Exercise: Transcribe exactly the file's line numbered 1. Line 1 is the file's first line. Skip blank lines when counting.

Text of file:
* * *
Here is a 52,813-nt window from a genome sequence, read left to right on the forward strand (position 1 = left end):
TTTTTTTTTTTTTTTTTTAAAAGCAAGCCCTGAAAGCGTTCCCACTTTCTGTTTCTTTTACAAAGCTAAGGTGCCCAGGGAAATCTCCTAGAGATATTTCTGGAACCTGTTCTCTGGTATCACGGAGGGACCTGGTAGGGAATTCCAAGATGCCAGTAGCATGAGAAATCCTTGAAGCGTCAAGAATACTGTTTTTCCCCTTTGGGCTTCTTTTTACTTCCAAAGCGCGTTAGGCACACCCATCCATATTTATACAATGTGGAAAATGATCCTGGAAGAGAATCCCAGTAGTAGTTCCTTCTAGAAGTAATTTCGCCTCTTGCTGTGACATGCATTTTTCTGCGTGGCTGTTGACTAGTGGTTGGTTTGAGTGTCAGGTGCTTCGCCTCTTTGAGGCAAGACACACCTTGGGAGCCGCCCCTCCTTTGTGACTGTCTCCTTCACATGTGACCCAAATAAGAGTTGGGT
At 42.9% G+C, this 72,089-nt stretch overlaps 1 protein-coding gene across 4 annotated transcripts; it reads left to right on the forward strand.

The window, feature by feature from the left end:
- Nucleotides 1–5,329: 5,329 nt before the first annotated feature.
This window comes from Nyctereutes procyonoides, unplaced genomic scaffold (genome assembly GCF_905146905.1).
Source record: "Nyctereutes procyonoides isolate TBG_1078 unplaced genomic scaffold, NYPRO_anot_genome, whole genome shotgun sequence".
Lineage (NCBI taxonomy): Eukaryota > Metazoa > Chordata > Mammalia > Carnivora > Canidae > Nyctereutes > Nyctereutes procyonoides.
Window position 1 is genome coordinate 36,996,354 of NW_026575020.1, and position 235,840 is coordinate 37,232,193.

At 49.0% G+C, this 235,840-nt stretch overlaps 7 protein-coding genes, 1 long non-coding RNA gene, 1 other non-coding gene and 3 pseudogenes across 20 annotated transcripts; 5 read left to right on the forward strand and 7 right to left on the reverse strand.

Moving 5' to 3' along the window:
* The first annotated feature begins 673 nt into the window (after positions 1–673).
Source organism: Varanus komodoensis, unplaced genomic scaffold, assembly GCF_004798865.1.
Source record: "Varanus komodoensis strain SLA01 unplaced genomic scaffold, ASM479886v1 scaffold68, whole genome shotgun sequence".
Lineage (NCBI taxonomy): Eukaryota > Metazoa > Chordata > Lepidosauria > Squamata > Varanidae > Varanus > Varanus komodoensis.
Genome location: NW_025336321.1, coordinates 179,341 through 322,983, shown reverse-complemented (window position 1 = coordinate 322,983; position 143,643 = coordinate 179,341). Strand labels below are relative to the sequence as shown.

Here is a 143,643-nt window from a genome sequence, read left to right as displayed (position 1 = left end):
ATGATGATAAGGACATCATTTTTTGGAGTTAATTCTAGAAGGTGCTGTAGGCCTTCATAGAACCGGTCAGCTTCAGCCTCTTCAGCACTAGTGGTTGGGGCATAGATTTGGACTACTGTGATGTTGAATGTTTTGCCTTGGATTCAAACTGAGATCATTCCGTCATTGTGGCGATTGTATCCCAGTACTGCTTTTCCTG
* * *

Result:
Here is a 52,813-nt window from a genome sequence, read left to right on the forward strand (position 1 = left end):